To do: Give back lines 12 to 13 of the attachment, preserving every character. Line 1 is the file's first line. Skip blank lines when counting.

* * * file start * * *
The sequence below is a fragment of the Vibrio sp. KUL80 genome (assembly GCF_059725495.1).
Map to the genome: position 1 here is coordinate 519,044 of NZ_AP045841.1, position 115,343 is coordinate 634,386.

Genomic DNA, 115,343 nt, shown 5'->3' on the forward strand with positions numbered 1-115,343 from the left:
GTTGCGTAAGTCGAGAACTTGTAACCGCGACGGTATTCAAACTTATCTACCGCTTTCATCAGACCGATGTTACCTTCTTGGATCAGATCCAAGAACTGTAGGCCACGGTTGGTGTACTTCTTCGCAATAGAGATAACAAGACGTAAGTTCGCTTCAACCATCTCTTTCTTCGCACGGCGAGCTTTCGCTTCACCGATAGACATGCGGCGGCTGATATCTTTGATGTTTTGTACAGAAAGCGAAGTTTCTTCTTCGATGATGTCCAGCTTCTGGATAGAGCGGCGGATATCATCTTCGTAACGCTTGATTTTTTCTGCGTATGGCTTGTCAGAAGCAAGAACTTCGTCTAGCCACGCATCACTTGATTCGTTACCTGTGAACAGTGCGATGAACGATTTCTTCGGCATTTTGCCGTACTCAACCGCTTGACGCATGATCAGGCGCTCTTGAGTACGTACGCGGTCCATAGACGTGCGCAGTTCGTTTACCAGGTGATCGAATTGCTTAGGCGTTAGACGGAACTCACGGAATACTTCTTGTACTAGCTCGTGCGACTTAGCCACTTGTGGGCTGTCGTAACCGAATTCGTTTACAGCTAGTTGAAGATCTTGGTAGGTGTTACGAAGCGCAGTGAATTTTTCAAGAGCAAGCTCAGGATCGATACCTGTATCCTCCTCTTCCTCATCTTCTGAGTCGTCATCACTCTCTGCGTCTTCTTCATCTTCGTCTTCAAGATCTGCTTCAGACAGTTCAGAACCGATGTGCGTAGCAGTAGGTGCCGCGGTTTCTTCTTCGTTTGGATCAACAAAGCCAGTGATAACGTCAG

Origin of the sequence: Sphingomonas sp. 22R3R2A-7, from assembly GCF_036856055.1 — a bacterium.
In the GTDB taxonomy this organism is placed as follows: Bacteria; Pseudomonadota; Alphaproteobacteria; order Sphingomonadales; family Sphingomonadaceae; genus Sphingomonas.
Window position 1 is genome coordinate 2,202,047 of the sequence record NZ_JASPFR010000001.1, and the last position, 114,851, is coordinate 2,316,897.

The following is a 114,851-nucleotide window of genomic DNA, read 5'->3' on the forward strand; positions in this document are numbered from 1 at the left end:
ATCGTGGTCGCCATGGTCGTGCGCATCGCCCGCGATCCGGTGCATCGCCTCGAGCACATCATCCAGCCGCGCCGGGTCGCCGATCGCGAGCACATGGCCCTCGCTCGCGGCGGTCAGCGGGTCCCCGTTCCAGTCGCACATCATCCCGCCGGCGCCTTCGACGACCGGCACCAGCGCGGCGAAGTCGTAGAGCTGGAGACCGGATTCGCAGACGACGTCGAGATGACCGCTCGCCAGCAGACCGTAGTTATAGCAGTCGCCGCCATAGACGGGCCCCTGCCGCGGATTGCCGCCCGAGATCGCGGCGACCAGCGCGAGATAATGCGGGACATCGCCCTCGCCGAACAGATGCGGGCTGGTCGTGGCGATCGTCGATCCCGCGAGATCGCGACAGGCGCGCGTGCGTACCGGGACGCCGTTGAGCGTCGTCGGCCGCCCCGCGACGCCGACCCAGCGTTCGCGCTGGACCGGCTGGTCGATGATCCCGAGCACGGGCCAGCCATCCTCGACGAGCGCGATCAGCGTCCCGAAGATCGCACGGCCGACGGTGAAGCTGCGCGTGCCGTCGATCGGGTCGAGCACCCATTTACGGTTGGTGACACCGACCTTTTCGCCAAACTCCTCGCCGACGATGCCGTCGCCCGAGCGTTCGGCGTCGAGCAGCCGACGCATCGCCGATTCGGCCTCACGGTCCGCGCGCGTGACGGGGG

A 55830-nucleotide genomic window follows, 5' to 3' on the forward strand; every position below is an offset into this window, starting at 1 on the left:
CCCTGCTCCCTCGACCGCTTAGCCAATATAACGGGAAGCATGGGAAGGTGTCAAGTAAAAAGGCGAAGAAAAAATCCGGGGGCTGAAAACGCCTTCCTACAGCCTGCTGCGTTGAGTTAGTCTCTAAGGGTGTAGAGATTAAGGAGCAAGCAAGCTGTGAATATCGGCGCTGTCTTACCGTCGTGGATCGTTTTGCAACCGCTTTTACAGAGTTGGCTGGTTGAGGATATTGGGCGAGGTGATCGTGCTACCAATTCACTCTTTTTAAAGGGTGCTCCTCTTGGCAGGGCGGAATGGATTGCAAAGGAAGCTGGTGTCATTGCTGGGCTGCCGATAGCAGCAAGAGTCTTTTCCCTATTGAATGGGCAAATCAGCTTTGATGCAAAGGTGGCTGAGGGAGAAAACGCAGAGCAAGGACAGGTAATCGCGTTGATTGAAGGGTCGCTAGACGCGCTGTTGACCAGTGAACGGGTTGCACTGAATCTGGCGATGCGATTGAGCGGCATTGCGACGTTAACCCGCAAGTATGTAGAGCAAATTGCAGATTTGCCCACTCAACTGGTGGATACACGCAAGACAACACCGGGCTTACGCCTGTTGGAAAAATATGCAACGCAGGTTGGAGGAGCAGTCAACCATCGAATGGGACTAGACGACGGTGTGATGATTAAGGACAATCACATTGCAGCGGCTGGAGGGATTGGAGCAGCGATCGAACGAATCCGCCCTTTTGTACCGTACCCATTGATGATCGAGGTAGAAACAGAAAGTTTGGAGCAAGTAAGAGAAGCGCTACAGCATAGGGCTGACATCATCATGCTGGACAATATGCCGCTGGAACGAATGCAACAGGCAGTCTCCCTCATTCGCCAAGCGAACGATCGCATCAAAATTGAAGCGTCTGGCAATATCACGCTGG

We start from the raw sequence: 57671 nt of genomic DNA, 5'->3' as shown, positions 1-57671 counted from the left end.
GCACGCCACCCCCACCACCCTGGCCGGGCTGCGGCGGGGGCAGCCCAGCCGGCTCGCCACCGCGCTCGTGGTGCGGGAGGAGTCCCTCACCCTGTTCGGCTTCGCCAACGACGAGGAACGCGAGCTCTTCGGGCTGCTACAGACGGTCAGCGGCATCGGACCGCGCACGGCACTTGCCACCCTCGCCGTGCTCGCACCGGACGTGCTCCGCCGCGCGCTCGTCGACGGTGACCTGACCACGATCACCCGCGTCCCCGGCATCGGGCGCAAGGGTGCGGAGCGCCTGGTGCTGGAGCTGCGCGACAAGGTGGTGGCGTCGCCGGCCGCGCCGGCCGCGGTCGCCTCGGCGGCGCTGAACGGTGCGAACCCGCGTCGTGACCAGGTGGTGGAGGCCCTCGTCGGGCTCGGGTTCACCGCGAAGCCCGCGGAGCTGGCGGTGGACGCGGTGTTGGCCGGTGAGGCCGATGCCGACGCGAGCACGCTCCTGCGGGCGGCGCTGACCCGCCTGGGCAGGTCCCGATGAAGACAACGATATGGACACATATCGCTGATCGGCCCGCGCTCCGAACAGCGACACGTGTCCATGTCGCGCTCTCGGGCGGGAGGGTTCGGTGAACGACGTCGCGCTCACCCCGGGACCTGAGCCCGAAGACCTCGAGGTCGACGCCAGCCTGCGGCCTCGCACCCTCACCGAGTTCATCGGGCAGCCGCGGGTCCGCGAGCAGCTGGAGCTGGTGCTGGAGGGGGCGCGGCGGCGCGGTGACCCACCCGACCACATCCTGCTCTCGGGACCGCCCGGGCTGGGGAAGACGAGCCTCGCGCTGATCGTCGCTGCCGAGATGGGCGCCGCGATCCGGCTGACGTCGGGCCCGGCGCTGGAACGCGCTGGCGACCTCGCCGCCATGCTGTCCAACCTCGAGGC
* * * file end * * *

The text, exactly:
We start from the raw sequence: 57671 nt of genomic DNA, 5'->3' as shown, positions 1-57671 counted from the left end.
GCACGCCACCCCCACCACCCTGGCCGGGCTGCGGCGGGGGCAGCCCAGCCGGCTCGCCACCGCGCTCGTGGTGCGGGAGGAGTCCCTCACCCTGTTCGGCTTCGCCAACGACGAGGAACGCGAGCTCTTCGGGCTGCTACAGACGGTCAGCGGCATCGGACCGCGCACGGCACTTGCCACCCTCGCCGTGCTCGCACCGGACGTGCTCCGCCGCGCGCTCGTCGACGGTGACCTGACCACGATCACCCGCGTCCCCGGCATCGGGCGCAAGGGTGCGGAGCGCCTGGTGCTGGAGCTGCGCGACAAGGTGGTGGCGTCGCCGGCCGCGCCGGCCGCGGTCGCCTCGGCGGCGCTGAACGGTGCGAACCCGCGTCGTGACCAGGTGGTGGAGGCCCTCGTCGGGCTCGGGTTCACCGCGAAGCCCGCGGAGCTGGCGGTGGACGCGGTGTTGGCCGGTGAGGCCGATGCCGACGCGAGCACGCTCCTGCGGGCGGCGCTGACCCGCCTGGGCAGGTCCCGATGAAGACAACGATATGGACACATATCGCTGATCGGCCCGCGCTCCGAACAGCGACACGTGTCCATGTCGCGCTCTCGGGCGGGAGGGTTCGGTGAACGACGTCGCGCTCACCCCGGGACCTGAGCCCGAAGACCTCGAGGTCGACGCCAGCCTGCGGCCTCGCACCCTCACCGAGTTCATCGGGCAGCCGCGGGTCCGCGAGCAGCTGGAGCTGGTGCTGGAGGGGGCGCGGCGGCGCGGTGACCCACCCGACCACATCCTGCTCTCGGGACCGCCCGGGCTGGGGAAGACGAGCCTCGCGCTGATCGTCGCTGCCGAGATGGGCGCCGCGATCCGGCTGACGTCGGGCCCGGCGCTGGAACGCGCTGGCGACCTCGCCGCCATGCTGTCCAACCTCGAGGC